Tramping New Zealand: The South Island’s Best Hikes

Don’t miss these incredible multi-day hikes on New Zealand’s South Island. From Arthur’s Pass to Milford Sound, Helen Glenny tells us about her favorite tramps.


Photo © iStock

Sure, you’ll see some great road-side views in New Zealand – Milford Sound looks great from the hotel carpark, and Rangitoto Island dominates the view from Auckland’s waterfront. But to say you’ve truly experienced the wilderness, you'll need to lace up your hiking boots and head out into the backcountry.

Preparing for hut-to-hut tramping

If you’re heading out overnight on foot in New Zealand, you’re not hiking, you’re tramping. New Zealand has an amazing network of tramping huts, all maintained by the loveable Department of Conservation (DOC). The huts on the tracks mentioned here have bunks with mattresses and a water supply, but no food, cooking equipment or rubbish bins.

Visit your local DOC visitors’ center before you head out on a tramp. The staff has the latest updates on track conditions, weather forecasts, and numbers of other trampers in the area.

You can buy maps, and the staff can give you a run-down on your route. Ask the staff about water – in most cases, you can drink during the day from the streams that run down off the mountains.

This is also where you hire personal location beacons – essential if you’re heading off by yourself, and a very good idea if you’re heading off in a group. If you have a major emergency, you can set off your locator beacon, and search and rescue will come and find you. Chances are you’ll never use it, but it’s the best safety net you’ll get.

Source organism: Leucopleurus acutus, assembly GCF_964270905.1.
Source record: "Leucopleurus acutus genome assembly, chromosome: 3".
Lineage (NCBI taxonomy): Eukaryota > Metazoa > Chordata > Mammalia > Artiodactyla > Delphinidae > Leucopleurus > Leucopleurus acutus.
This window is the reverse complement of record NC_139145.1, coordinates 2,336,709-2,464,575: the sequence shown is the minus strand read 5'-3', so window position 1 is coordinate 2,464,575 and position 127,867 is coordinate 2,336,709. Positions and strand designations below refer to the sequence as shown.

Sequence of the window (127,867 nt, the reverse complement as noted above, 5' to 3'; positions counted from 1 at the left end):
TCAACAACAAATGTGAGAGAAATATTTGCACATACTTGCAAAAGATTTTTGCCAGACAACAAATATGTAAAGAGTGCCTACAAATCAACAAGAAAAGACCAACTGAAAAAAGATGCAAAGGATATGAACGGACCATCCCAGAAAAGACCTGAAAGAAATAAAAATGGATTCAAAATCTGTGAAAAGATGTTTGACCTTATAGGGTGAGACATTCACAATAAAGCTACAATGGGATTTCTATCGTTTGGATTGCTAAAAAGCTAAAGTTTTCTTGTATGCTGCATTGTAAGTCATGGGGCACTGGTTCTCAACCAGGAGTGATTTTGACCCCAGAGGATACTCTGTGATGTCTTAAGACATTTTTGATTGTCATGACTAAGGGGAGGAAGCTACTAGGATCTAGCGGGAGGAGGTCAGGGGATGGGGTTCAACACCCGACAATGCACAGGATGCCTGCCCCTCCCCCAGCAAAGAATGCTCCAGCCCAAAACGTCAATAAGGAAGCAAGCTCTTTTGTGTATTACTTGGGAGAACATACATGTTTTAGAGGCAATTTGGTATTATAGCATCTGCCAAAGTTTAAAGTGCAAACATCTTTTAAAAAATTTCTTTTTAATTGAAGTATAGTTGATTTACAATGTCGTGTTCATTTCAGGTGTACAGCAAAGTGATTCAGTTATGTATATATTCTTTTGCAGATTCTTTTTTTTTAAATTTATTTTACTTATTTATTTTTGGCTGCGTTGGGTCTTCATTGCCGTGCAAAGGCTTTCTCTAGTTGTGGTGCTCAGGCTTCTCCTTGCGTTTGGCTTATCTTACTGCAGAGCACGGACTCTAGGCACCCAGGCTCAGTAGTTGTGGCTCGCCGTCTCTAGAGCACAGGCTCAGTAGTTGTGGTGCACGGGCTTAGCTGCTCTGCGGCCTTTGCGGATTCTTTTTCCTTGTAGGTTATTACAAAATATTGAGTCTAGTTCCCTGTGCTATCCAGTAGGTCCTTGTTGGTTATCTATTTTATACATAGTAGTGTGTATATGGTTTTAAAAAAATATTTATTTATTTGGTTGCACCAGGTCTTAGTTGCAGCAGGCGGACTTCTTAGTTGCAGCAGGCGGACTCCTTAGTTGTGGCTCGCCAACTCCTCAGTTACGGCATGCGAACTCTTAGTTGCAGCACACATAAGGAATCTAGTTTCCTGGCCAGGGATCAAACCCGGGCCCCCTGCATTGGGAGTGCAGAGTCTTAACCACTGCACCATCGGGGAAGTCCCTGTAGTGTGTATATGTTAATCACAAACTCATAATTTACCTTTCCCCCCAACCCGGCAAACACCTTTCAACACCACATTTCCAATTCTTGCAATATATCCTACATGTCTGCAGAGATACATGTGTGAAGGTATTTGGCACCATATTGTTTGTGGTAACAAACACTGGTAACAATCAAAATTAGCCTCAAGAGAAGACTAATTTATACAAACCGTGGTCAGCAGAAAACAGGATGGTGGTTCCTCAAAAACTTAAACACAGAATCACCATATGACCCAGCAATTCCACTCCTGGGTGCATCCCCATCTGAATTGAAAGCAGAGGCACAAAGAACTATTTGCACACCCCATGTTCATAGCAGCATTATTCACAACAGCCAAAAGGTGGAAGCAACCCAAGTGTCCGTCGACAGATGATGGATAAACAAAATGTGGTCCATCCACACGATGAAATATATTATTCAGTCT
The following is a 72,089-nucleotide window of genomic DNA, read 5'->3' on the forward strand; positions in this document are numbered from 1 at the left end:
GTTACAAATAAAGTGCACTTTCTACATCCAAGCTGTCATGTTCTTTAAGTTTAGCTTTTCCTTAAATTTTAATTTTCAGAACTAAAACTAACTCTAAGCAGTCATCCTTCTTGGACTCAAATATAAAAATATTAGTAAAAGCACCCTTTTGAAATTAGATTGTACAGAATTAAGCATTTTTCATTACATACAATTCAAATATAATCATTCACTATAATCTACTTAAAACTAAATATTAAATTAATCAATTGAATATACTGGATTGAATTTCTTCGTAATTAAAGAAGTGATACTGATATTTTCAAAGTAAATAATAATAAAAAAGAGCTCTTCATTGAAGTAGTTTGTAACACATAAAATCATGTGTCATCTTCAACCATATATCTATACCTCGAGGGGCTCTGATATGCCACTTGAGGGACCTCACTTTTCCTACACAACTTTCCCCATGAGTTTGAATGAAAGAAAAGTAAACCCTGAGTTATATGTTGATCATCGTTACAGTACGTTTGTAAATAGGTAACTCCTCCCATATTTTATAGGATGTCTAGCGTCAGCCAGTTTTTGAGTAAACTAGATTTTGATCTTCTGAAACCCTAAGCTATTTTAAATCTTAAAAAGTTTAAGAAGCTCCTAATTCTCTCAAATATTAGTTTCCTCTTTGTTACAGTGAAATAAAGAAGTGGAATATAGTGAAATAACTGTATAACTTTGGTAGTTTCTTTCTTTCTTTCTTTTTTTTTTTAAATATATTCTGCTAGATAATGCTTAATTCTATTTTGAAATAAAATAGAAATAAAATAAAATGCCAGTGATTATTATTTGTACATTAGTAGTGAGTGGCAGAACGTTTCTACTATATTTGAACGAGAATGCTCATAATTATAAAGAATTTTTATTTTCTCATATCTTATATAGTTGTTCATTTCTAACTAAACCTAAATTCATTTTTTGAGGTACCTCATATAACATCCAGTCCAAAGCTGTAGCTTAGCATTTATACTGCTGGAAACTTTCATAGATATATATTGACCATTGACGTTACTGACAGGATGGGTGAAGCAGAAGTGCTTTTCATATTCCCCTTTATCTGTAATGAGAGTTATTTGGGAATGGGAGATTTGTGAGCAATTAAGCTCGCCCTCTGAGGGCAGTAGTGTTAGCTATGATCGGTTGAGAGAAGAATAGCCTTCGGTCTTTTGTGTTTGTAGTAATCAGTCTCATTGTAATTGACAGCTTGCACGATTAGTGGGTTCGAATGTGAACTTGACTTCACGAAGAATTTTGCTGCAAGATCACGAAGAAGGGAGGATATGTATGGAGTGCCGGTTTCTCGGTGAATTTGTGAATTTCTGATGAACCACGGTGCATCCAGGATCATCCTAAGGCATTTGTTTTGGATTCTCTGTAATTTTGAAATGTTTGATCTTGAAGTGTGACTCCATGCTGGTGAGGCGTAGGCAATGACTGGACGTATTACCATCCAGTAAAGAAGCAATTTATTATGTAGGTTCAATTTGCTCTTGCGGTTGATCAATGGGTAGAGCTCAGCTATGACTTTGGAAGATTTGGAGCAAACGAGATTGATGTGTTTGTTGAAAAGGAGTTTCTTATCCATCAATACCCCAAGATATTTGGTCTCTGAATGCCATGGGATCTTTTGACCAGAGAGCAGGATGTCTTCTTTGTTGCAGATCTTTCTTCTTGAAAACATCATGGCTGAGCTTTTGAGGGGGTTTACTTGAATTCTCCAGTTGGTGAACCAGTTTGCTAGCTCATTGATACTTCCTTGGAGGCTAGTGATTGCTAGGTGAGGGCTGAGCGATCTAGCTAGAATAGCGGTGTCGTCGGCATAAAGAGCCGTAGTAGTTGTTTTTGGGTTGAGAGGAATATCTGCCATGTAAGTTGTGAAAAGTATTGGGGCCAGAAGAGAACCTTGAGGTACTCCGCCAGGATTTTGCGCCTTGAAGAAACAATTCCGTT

Reaching Mt Arthur hut in Kahurangi National Park, New Zealand. Photo credit: iStock

Safe and responsible tramping

There are a few key rules for keeping the New Zealand wilderness happy. Abide by these – they’ll keep you safe, keep the environment pristine, and the locals will love you.

  • Take out all your rubbish: There are no bins at the huts. Everything you bring in, take back out, including food scraps.
  • Fill out the intentions book: Each hut has a book for you to fill out with your name, date of arrival, and intended movements once you leave. If anything goes wrong, this tells search and rescue where you’ve been.
  • Pack for the weather: Yep, New Zealand gets snow storms in the middle of summer. No matter where you’re heading, you’ll need warm clothes and waterproof gear. 

The classics: Milford, Routeburn, and Kepler

These three tramps, all located in Fiordland and Mt Aspiring National Parks, are three of New Zealand’s ‘Great Walks’. They’re well-maintained tracks through the sensational scenery, with waitlists and price tags to match.

The Routeburn

The Routeburn traverses from the upper end of Lake Wakatipu (near Queenstown) to The Divide, halfway along the road from Te Anau to Milford Sound.

As a guide, I walked the track 78 times, and with its big mountain scenery, cascading waterfalls, and perfect alpine plunge pools, I’ll definitely do it again.

  • Distance: 20mi (32km)
  • Time needed: three days
  • Difficulty: intermediate
Walking along the Key Summit Lookout trail. Photo credit: iStock

The Milford Track

The Milford Track runs from the top end of Lake Te Anau to the back entrance into Milford Sound. You start on a boat. You end on a boat. For isolation, the Milford Track is unrivaled among New Zealand’s popular tramps – this is helped by the fact that only 40 people can walk the track per day.

The track climbs over MacKinnon Pass (don’t miss Sutherland Falls, New Zealand’s tallest waterfall, or New Zealand’s most scenic toilet) and into the Arthur Valley. Bonus points if it’s raining on your last day on the track: hundreds of waterfalls cascade down the sides of the valley, and emerging into Milford Sound in the mist is spectacular.

  • Distance: 33.5mi (54km)
  • Time needed: four days
  • Difficulty: intermediate

The Kepler Track

The Kepler, at the south end of Lake Te Anau, is the area’s slightly lesser-known cousin, but still a ‘Great Walk’. After a steep day-one climb to Luxmore Hut, you’ll traverse a mountainous backbone between sharp peaks, before walking out alongside waterfalls and winding rivers.